January 30, 1939 (18th Parliament, 4th Session)


Wilfrid Lacroix


Mr. WILFRID LACROIX (Quebec-Mont-morency):

Mr. Speaker, in rising to speak on the address in reply to the speech from the throne I desire to congratulate the mover thereof (Mr. Matthews) and to cite the

The Address-Mr. Lacroix (Montmorency)
seconder (Mr. Chevrier) as an example to all hon. members. I believe the hon. member for Stormont has given the house a magnificent example of bilingualism which is a credit to the race he represents.
The hon. member for Carleton (Mr. Hynd-man) suggested on January 20 that I withdraw my proposed resolution asking the house to change the name of Canada from "Dominion of Canada" to "Kingdom of Canada," and the designation of "Governor General" to "Viceroy", and also that the viceroy should be a Canadian. May I assure the hon. member that not only have I no intention of withdrawing my resolution, but on the contrary I am eager to have it approved by the house before his majesty's arrival, in order that we may confer upon him a title in keeping with the statute of Westminster, the drafting of which is due to that eminent statesman, successor to Sir Wilfrid Laurier and French-Canadian leader, who represents in this house the constituency of Quebec East (Mr. Lapointe).
Why should not Canada enjoy the same privileges as Ireland? Why should we not proclaim the fact that his majesty has been king of Canada since the imperial conference of 1926 and the statute of Westminster of 1931? We should indeed pray his majesty to consent to the amendment of his legal designation so that it may read as follows: "George VI, by the grace of God, King of Great Britain, Ireland, Canada, South Africa, Australia, New Zealand and of the British possessions beyond the seas, Emperor of India, defender of the faith."
Canada having equal status with the other members of the British commonwealth of nations and being autonomous in its internal affairs and in its relations with other countries, I would go so far as to say that this house should ask the government of Great Britain to abolish the post of Secretary of State for the Dominions, which has become unnecessary, there being no longer any dominions.
Further, I am strongly opposed to the doctrine that when England is at war Canada is at war. In that connection allow me to quote from an article published on January 19 last in the Quebec organ of the Liberal party, Le Soleil. Under the heading, "The simple solution of a complicated problem," the article says:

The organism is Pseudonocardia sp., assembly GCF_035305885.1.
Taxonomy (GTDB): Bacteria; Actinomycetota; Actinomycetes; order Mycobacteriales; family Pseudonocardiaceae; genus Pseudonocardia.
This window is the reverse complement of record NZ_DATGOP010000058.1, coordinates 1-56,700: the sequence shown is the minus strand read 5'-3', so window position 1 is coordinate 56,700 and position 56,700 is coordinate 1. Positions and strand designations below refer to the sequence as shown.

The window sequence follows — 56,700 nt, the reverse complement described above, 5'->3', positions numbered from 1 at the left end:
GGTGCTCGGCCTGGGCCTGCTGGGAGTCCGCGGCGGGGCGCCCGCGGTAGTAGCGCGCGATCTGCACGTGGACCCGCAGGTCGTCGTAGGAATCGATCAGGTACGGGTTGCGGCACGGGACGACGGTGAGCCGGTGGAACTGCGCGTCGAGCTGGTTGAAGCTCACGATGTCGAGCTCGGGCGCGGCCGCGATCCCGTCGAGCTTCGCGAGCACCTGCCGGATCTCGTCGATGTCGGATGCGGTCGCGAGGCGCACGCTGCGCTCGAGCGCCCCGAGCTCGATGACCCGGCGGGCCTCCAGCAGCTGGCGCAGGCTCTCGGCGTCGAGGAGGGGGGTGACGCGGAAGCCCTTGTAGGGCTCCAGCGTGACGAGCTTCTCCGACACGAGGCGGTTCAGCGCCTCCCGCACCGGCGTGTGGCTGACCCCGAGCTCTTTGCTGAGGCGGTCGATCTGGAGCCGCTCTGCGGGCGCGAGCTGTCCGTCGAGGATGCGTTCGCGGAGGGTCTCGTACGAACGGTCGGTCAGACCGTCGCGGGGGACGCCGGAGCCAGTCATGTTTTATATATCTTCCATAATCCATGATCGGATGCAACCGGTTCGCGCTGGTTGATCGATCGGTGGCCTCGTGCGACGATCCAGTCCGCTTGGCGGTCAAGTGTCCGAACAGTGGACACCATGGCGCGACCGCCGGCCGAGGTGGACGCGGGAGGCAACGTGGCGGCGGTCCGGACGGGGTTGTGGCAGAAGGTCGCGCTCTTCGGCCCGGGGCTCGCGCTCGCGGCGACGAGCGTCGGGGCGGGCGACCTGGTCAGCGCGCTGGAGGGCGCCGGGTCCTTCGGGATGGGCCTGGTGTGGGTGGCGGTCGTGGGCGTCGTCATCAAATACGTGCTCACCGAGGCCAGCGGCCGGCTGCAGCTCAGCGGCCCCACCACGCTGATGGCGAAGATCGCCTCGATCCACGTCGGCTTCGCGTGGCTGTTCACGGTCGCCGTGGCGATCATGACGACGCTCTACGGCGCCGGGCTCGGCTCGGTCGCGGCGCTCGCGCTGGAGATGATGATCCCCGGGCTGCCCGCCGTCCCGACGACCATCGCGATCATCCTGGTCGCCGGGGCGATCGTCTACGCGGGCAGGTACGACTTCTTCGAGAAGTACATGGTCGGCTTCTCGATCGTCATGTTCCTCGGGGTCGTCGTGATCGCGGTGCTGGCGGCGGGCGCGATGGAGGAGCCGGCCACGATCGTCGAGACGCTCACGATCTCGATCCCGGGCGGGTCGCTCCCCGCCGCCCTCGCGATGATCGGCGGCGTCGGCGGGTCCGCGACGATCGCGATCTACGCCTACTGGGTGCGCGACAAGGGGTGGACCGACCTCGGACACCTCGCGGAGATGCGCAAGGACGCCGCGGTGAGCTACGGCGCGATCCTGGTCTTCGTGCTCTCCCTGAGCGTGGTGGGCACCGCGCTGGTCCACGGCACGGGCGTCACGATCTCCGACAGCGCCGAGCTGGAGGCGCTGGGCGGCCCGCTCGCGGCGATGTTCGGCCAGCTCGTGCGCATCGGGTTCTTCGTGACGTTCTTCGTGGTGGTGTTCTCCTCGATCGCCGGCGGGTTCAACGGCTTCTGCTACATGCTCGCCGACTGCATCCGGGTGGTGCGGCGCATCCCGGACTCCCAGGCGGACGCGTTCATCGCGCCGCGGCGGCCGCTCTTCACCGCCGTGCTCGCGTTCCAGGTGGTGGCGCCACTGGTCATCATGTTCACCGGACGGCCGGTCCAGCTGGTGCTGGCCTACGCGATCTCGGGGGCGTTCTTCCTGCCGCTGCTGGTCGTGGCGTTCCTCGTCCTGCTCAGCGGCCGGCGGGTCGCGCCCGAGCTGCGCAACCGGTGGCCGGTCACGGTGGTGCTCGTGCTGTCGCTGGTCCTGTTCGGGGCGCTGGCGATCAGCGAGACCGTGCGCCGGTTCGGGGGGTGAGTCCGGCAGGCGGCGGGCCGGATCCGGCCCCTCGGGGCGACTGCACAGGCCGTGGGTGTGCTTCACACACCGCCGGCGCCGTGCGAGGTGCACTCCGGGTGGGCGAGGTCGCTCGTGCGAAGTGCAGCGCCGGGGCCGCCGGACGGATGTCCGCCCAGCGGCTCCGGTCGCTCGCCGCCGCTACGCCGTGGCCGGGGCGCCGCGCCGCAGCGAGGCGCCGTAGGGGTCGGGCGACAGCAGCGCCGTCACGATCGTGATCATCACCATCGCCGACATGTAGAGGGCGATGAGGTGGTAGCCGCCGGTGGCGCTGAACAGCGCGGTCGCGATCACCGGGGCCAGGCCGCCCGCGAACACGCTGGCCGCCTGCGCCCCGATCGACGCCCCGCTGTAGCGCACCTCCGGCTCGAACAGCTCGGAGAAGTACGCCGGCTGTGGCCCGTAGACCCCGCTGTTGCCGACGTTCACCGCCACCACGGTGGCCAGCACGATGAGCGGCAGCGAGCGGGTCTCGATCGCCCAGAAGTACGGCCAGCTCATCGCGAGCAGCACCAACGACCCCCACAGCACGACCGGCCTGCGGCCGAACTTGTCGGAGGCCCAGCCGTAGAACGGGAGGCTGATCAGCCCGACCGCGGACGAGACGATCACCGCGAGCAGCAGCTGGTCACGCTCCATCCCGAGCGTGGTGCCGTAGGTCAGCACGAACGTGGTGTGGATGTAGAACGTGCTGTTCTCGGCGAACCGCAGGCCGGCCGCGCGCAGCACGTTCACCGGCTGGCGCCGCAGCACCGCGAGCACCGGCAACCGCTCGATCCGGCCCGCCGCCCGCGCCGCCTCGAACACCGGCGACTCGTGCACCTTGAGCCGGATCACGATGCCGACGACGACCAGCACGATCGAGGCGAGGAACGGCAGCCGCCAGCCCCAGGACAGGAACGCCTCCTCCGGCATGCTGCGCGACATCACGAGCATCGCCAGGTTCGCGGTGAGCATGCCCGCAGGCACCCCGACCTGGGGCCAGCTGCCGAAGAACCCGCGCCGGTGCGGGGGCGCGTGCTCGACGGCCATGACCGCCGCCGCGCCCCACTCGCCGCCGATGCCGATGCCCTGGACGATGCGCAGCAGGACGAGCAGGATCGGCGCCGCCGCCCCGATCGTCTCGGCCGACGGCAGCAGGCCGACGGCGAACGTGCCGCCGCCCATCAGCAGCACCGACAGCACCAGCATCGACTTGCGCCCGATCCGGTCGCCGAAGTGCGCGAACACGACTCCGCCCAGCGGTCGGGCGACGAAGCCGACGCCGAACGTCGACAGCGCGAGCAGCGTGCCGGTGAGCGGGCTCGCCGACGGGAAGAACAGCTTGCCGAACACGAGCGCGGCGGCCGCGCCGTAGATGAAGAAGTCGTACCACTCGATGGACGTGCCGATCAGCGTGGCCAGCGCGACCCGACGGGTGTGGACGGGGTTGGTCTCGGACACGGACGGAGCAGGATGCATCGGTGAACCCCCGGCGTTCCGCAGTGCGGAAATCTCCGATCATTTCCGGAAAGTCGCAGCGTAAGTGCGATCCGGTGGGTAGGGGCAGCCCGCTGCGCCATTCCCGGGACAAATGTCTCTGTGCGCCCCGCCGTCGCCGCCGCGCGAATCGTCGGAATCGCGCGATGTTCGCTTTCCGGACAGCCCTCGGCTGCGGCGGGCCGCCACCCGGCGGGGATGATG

By virtue of the Statute of Westminster and the principle of self-determination of peoples, we have the right to order our own national future, and the possibility of an early war makes it imperative that we should give the greatest care to our decision. This decision will have to be taken by the parliament of Canada, but it is the duty of all concerned, of
the younger element of the population particularly, to make their will felt by a body of representatives subjected to influences both visible and invisible.
In the statement he recently made on the subject the Right Hon. Mackenzie King expressed bis opinion, which is based on a tradition formerly acknowledged by Sir Wilfrid Laurier. But when this illustrious Liberal leader disappeared from the scene Canada was only a potential nation still bound constitutionally to England and the British Empire.
This bond could not have been broken, in all probability, without recourse to violence, inasmuch as the majority of the voters were then in favour of this imperial subjection. Since that time the Statute of Westminster conferred on Canada, in international law, a political latitude equal to that of England. It depends entirely on us to make this theoretical emancipation more than an empty word.
The article continues:
It seems to be assumed on all sides that Canada would inevitably be drawn into any war directed against England. No account is taken of the right to neutrality. It is thus inferred that by a series of European or Asiatic complications the Canadian nation is irrevocably bound to the fate of an empire to which it still belongs. It would therefore be as a result of this bond that conflict would threaten to extend to America, thus drawing the United States, through the Monroe doctrine, in a world war. Such is evidently the English plan, but it is logically unsound. As a matter of fact, by its geographical situation and its continental interests, Canada is in duty bound to protect America against this danger. It can do so in two different ways: by leaving the empire; by accepting the Pan-American alliance offered by the United States.